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  •    Our spirits have been rising lately with the promise of spring, though spring, as anyone who’s lived in Bonac a while knows, can be a will-o’-the-wisp, heralding the year’s truly most depressing season — summer.
        It’s not “A-a-pril come she will,” it’s “Memorial Day, get ou — out of my way.”

  •    There was no paddle in Brazil, Fabio Minozi, who directs East Hampton Indoor Tennis’s platform tennis program, said during a conversation Sunday morning in the warm-up hut that lies between E.H.I.T.’s two raised wire-enclosed courts.
        “It’s too hot,” the Sao Paulo native and former A.T.P. tour player said by way of explanation. “Paddle’s a winter game, even though they’re trying to come up with a less bouncy ball to play with in hot weather.”

  •    The rain predicted for Saturday — snow, as it turned out — didn’t arrive until the afternoon, which allowed East Hampton High School’s baseball team to scrimmage Mattituck here.
        The initial outing gave Ed Bahns and Will Collins — and their volunteer assistant, Kevin Brophy — a chance to give their 17-player roster a look in a game situation, and afterward there was agreement that while there was much to work on, if the young team continued to work hard and made steady improvement, that would be fine.

  •    On his return from selling pretzels in Montauk Sunday as part of a fund-raiser to help underwrite the East Hampton High School softball team’s trip next week to Disney World in Orlando, Fla., Lou Reale said this season will be a challenge.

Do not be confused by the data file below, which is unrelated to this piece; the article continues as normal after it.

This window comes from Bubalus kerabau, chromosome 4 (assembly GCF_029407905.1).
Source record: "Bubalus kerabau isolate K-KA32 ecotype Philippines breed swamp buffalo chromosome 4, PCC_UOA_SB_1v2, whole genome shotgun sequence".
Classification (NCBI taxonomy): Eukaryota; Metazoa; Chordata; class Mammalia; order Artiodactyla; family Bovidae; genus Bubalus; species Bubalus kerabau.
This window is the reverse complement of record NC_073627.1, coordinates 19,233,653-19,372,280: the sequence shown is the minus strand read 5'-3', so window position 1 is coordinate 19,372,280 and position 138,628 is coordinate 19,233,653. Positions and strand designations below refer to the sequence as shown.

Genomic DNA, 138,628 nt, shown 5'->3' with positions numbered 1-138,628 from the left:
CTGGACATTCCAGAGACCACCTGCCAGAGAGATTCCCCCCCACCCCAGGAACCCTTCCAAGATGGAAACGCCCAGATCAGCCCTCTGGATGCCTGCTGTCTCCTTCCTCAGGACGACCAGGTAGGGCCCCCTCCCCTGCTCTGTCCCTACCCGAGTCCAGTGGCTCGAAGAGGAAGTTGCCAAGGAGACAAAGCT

•    Rich Schneider, who’s been the spokesman of the East Hampton Town men’s slow-pitch softball league for quite a while, phoned the other day to say that the league, which has been in existence since the late 1960s, might have to fold if some more teams — there are only four at the moment — did not come forward.
        In past years the town league, which replaced a fast-pitch one whose last champion was Schenck Fuels, has had as many as 14 teams in two divisions, but that was a while ago.

  •    Two Novembers ago I was set straight by Jane Callan, who tends the flowers in The Star’s windows, as I was bemoaning the season that was falling into “the sere, the yellow leaf.” Winter, she said, to the contrary, was not a sad time — not a sad time for a lover of flowers, at any rate — but a time of renewal, a time for gathering strength “so that they’ll come back even stronger and bigger than they were before.”

  •     Ashley West, a runner who comes from a talented soccer family, winced when asked if she’d ever played the game.
        “Just once,” she said. “I scored . . . but it was the wrong goal.”
        And so began a running career whose latest goal is to compete in the national Division III championships.

  •    Bridgehampton High School’s boys basketball team, which had only one senior starter and a thin bench, took its coaches and fans on a playoff joy ride that hit the wall in the last half-second of the Class D regional final Friday in the form of a desperation 3-point shot from the top of the key that knifed through the nets and put a dagger in the hard-playing Killer Bees’ hearts.

  •    Joe Vas, the East Hampton School District’s athletic director, was sanguine regarding spring during a preseason talk at his office Monday.
        “Sunny days from here on in,” he said. “It’s supposed to be in the 40s all this week. Let’s hope we’ve seen the last of the storms.”

  •    Coaches of youth sports programs at a special meeting of East Hampton’s school board Monday night convened to consider various fees attending the use of the district’s fields and gyms here on weekends claimed that added costs would effectively lessen participation, and would in time erode the competitiveness of Bonac’s teams.

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